María de Jesús Patricio Martínez is the first indigenous woman to run for president, and her campaign is focused on drawing attention to the threats that the government, corporations, and criminal gangs pose to indigenous communities across Mexico.

“They’ve displaced us and appropriated our lands,” she said. “We’ve seen complete destruction carried out by those at the top.”

Patricio’s chances of winning the presidency are slim, but her symbolic run is aimed at creating a national support base to defend Mexico’s indigenous communities.

Greater destruction looms over the Wixárika in the form of lucrative concessions to companies to mine their land. Despite the San Luis Potosí state government declaring it a Sacred Natural Area in 2001, Mexico’s federal government has continued handing out the concessions.

The most prominent beneficiary, Canada’s First Majestic Silver Corp, owns concessions that cover 12,298 acres in the area. First Majestic says it “recognizes the need to protect the cultural heritage of the Huicholes” and “has worked with government to ensure that operations on the property will not disturb these sacred zones.”


But members of the Wixárika Regional Council, who have filed injunctions in a bid to revoke at least 78 concessions, said that mining causes severe environmental damage that puts their heritage and local ecosystems at risk.

“We demand that the Mexican state cancel each and every one of the mining concessions in Wirikuta,” said councilor Aukwe Mijarez during the mountaintop ceremony.

First Majestic’s Mexican subsidiary Minera Real Bonanza responded to these concerns, saying the company was “committed to supporting the preservation of the sacred sites of the Wixárika culture,” and was building wastewater treatment plants and had ceded 1,880 acres of concessions in the area closest to the Cerro Quemado.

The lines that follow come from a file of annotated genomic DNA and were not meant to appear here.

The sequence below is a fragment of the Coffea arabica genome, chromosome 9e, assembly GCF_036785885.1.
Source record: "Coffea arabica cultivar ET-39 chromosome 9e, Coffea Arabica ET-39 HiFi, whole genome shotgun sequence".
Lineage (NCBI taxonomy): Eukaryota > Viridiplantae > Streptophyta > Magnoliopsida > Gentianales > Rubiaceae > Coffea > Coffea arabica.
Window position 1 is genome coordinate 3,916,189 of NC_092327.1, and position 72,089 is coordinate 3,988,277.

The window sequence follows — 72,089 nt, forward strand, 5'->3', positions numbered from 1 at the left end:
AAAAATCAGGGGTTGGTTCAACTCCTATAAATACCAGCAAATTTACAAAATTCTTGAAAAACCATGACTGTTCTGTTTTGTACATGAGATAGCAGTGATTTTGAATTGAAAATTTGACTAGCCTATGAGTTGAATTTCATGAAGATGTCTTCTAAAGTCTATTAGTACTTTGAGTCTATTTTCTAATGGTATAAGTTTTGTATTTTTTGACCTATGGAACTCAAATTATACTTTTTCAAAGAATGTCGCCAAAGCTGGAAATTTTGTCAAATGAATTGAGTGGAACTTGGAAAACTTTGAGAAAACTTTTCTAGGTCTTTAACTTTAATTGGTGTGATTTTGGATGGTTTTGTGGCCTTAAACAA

Peyote in short supply

Most of the pilgrims arrived to the sound of tribal music played in the middle of the night, with coyotes howling in the distance and lightning flickering over far-off peaks. Wearing traditional dress and elaborate feathered hats, the Wixárika sprinkled an offering of ground maize over the campfire and chanted for hours in a trance-like state.

After sacrificing the calf at dawn, they prayed in a tiny chapel whose walls are lined with animal scalps and psychedelic artwork. Then came a breakfast of peyote, orange slices, animal crackers, and Coca-Cola.

“If they exploit the spiritual center of our universe, we’ll become extinct.”

Under Mexican law only the Wixárika can consume peyote, but New Age enthusiasts are eagerly simulating this experience by partaking in an illicit peyote-based tourist trap booming in nearby Real de Catorce. The dusty former ghost town is brimming with non-indigenous fixers offering tourists peyote and a place to trip. For the Wixárika, the trend adds insult to injury.


“We’re upset that people come here and steal peyote because for us it’s a deity, not a drug,” Mijarez said. “It’s part of our identity and we respect it.”

With police turning a blind eye to recreational use from tourists, Mijarez warned that outsiders are now testing their limits and illegally exporting the plant.

“We want this plant to be conserved because it’s part of our culture, but every year it gets harder and harder to find.”

If supply were to run out, the Wixárika would lose contact with their gods, further undermining their ability to resist other threats like mining and organized crime, Mijarez said.

“If they exploit the spiritual center of our universe, we’ll become extinct.”

Duncan Tucker is a freelance journalist based in Mexico.